Are Felons Allowed to Vote in Texas?

The right to vote is something Texas residents and other U.S. citizens take pride in because they have the power to make their voices heard and participate in our democracy. With the midterms coming up and the presidential election only two years away, millions of Americans have registered to exercise this right.

However, can felons vote in Texas? While it is generally assumed that felons are prohibited from voting, that is not always the case.

Felons cannot register to vote if they obtain a final conviction Texas. However, a felon who has successfully completed his/her sentence—which includes their period of confinement, term of probation, term of parole, or has obtained a pardon—can register to vote.

If a felon’s conviction is on appeal or has obtained a deferred adjudication, he/she can still vote. Additionally, if an individual is merely prosecuted or indicted for a felony, he/she can still vote.

Keep in mind, ex-felons must re-register to vote, instead of simply showing up at the polls. They can request an official, postage-paid voting application, or download an informal application, from the Secretary of State’s website. It is possible to register to vote when renewing or applying for a Texas driver’s license.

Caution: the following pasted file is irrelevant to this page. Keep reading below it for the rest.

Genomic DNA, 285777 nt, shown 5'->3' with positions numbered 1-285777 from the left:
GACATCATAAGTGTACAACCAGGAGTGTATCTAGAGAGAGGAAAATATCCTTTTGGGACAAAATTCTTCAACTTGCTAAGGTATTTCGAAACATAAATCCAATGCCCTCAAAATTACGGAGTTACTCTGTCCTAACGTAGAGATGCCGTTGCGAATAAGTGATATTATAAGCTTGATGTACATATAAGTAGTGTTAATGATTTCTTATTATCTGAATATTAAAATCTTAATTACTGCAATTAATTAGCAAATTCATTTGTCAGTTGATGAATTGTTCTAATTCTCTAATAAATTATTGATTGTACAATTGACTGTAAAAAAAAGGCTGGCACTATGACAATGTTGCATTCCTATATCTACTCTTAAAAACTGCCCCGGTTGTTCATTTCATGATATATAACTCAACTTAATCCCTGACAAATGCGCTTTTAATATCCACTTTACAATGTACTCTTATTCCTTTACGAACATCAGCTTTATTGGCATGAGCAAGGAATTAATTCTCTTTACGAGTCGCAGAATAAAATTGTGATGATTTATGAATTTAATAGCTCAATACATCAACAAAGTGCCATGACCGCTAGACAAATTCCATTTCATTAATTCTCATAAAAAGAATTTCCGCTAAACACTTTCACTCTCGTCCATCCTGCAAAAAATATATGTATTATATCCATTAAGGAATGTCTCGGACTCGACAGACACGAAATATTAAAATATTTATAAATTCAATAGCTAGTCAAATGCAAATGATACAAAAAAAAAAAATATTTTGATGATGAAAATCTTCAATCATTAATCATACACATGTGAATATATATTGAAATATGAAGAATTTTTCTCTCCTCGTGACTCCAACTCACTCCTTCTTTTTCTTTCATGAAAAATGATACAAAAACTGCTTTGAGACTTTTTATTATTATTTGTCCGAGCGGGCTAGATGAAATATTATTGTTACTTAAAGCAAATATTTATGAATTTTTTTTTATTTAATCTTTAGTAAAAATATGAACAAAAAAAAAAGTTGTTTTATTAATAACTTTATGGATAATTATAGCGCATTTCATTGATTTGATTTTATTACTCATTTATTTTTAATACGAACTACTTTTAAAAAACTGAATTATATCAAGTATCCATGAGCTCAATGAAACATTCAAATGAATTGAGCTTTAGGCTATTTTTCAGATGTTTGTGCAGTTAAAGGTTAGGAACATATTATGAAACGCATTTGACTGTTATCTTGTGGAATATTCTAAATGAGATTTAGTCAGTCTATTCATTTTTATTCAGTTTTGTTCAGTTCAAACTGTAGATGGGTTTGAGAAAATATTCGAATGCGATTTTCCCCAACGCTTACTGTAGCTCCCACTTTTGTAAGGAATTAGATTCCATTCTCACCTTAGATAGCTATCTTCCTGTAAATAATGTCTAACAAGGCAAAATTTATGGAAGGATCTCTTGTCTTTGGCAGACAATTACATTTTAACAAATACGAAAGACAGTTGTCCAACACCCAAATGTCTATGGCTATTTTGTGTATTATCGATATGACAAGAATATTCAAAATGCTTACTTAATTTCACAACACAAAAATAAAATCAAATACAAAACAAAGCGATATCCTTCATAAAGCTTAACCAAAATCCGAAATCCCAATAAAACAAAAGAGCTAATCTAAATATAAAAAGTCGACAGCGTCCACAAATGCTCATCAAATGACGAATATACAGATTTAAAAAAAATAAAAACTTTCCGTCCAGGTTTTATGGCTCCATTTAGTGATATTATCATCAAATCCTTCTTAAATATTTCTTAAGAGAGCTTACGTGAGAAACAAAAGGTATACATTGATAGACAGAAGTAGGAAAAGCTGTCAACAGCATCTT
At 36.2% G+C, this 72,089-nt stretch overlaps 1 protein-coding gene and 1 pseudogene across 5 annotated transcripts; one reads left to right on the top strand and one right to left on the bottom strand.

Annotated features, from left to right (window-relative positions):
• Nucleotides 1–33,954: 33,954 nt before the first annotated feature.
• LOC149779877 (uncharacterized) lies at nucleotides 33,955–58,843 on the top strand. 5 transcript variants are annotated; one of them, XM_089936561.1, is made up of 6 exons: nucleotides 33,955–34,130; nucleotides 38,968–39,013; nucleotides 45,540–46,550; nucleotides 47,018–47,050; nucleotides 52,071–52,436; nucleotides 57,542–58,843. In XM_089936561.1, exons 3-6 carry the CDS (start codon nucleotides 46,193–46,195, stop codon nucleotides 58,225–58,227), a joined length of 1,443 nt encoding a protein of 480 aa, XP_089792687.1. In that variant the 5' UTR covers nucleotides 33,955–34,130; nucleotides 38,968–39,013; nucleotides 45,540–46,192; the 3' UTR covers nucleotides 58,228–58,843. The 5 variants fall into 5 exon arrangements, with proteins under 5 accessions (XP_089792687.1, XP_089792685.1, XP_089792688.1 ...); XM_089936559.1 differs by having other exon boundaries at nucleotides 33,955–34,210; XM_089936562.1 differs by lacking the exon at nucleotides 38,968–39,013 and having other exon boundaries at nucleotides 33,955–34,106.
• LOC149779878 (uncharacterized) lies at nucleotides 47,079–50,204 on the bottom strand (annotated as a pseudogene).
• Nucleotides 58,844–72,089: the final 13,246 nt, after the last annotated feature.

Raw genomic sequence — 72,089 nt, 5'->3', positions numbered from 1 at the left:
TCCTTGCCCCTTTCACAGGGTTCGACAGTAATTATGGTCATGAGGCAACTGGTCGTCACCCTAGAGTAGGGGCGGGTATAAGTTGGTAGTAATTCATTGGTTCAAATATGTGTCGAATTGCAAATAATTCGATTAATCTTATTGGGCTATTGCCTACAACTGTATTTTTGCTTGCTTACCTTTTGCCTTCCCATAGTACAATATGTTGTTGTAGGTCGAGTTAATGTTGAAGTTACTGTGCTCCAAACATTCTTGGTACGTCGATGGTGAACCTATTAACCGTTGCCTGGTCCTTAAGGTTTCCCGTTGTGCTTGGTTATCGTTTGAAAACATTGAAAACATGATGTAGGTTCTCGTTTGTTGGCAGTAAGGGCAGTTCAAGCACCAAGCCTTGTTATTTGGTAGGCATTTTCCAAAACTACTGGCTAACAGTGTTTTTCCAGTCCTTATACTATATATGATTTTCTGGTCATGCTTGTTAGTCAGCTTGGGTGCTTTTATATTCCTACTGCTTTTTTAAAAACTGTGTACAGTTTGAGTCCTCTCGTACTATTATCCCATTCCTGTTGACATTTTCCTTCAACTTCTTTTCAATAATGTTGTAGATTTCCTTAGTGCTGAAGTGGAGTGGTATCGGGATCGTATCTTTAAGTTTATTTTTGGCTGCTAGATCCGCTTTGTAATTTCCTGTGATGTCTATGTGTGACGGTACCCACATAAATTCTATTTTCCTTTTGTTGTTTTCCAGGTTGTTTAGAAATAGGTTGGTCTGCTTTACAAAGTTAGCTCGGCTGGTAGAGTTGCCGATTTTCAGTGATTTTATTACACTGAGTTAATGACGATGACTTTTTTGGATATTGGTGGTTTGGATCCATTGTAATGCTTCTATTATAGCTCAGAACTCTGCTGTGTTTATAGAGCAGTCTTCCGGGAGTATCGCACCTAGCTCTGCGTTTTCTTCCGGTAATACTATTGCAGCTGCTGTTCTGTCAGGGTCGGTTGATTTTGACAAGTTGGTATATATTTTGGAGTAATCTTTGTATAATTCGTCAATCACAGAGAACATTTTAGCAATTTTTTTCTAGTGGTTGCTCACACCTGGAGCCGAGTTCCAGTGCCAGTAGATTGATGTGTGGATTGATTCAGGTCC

Once the registration is complete, they can mail it to their designated County Voter Registrar or turn it in by hand to the same office. The office should receive the application 30 days before the scheduled election to obtain eligibility to vote. A voter registration certificate will then be mailed within 30 days.

To determine if a felon is eligible to vote, the Texas Department of Public Safety sends information which lists individuals who have a final conviction to the Secretary of State’s office each week. The information is then compared to the data of all registered voters. When matches occur, the results are sent to the specific counties of those individuals. The counties will then send these individuals a written notice of investigation, which they must respond within 30 days or be removed from registration.

Felons who are not eligible to vote but do so anyway could face criminal penalties.

For more information about felon voting rights in Texas, contact our Fort Worth criminal defense attorney at The Clark Law Firm today.


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